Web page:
WOODINVILLE, Wash. – More than $1.3 million worth of cocaine was discovered inside boxes of bananas delivered to three Safeway grocery stores in Washington. A special agent with the Drug Enforcement Administration confirmed packages of cocaine were shipped to stores in Federal Way, Woodinville and Bellingham.
Sara Osborne, a Safeway representative, said, “We are working closely with federal law enforcement on this matter.”
Sgt. Ryan Abbott with the King County Sheriff’s Office said Safeway produce workers in Woodinville opened the delivery boxes. Underneath moldy bananas, Abbott said, the workers noticed packages wrapped in brown paper.
“The produce guy put his knife through it to see what it was and he found a white powder inside. He immediately thought it was narcotics and called 911,” said Abbott. “We carry these test kits with us and [detectives] were able to test the susceptive narcotics. And it tested positive for cocaine.”
Abbott confirmed the Safeway store was located on Woodinville Duvall Road.
“[Detectives] found out there were about 22 kilos of cocaine for approximate street value of about $550,000,” said Abbott.
The Bellingham Police Department confirmed a Safeway store on E. Sunset Boulevard received a shipment of the drugs in a box of bananas on Aug. 18. Officers said about 23 kilos of cocaine were discovered in the boxes. Investigators estimated value of the cocaine shipped to that location was worth about $550,000.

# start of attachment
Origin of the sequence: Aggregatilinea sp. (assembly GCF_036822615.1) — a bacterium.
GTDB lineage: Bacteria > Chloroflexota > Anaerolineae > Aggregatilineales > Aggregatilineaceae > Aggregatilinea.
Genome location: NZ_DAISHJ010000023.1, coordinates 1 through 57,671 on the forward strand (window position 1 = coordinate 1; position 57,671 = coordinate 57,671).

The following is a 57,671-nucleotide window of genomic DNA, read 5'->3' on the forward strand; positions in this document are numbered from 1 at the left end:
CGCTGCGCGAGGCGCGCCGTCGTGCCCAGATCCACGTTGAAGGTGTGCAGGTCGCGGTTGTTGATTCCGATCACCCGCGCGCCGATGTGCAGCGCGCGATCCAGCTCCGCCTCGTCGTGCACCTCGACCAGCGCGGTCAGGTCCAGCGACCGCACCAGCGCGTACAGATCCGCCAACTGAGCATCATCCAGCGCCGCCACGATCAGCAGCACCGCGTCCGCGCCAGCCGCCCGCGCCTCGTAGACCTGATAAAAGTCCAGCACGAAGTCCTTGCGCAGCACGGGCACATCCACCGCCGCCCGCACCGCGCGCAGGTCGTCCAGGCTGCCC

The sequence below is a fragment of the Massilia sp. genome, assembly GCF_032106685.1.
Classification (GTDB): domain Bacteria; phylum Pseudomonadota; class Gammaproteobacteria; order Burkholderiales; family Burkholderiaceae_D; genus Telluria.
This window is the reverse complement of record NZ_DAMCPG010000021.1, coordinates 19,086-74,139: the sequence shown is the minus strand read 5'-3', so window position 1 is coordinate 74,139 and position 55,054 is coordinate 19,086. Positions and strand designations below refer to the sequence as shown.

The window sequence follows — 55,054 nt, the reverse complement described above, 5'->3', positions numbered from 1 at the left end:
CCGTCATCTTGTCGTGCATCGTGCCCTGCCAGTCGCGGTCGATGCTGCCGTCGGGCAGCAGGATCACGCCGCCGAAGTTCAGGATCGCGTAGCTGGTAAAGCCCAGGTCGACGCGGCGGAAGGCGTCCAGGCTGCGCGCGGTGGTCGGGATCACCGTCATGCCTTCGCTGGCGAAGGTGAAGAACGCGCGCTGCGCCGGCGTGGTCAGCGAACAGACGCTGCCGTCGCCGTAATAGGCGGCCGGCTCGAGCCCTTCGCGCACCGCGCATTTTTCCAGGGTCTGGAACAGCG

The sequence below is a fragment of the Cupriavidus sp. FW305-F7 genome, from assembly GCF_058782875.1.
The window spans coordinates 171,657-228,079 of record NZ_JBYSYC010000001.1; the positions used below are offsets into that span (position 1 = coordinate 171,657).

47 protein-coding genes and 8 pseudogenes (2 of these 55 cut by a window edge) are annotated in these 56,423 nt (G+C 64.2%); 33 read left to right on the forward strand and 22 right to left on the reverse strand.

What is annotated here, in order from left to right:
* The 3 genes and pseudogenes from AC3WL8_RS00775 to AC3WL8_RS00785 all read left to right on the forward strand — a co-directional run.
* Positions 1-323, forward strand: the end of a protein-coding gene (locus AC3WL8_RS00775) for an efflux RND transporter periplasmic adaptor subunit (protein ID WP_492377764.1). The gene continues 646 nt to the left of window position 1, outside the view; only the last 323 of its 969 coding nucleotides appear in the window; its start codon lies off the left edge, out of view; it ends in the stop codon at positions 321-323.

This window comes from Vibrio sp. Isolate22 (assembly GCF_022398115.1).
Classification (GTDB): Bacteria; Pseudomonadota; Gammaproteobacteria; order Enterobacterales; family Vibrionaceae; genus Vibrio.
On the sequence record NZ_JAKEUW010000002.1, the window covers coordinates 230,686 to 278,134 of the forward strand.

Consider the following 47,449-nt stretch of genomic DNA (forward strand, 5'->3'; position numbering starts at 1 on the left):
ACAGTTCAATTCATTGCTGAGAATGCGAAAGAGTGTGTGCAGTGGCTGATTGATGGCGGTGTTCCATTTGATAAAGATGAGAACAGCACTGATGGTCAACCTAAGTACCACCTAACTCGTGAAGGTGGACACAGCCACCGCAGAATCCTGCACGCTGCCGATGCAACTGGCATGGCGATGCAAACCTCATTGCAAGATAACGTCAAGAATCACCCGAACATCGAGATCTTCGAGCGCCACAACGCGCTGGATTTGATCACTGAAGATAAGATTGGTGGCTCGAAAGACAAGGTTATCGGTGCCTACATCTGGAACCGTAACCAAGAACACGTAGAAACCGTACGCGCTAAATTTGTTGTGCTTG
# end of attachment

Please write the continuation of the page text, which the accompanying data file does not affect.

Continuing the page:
Federal Way Police Department said the DEA was investigating a shipment of cocaine inside banana boxes to its local Safeway store. Abbott said 11 kilos of cocaine were taken as evidence from the Federal Way store.
“This is the first time I’ve ever seen something like this. I know throughout the country this happens often. But, not actually making it into Safeway stores or any other grocery store,” said Abbott.
Abbott explained the street value of cocaine was worth about $25,000 per kilo. He said adding all three locations together totaled to $1,375,000. He said investigators are still working to determine where the drugs came from. He confirmed the shipment of bananas came from a central warehouse.
“We don’t know why it came up here. It’s a possibility a truck got rerouted or multiple trucks got rerouted and went to the wrong place and they were expected to be somewhere else. We don’t know that yet,” said Abbott. “The hope is that we can get to the bottom of it, but there’s also a possibility that we might not.”
The DEA said no arrests were made yet. U.S. Customs and Border Protections also got involved in the investigation to help determine where the drugs came from.
“It’s a complicated investigation. It’s definitely going to take a while,” said Abbott.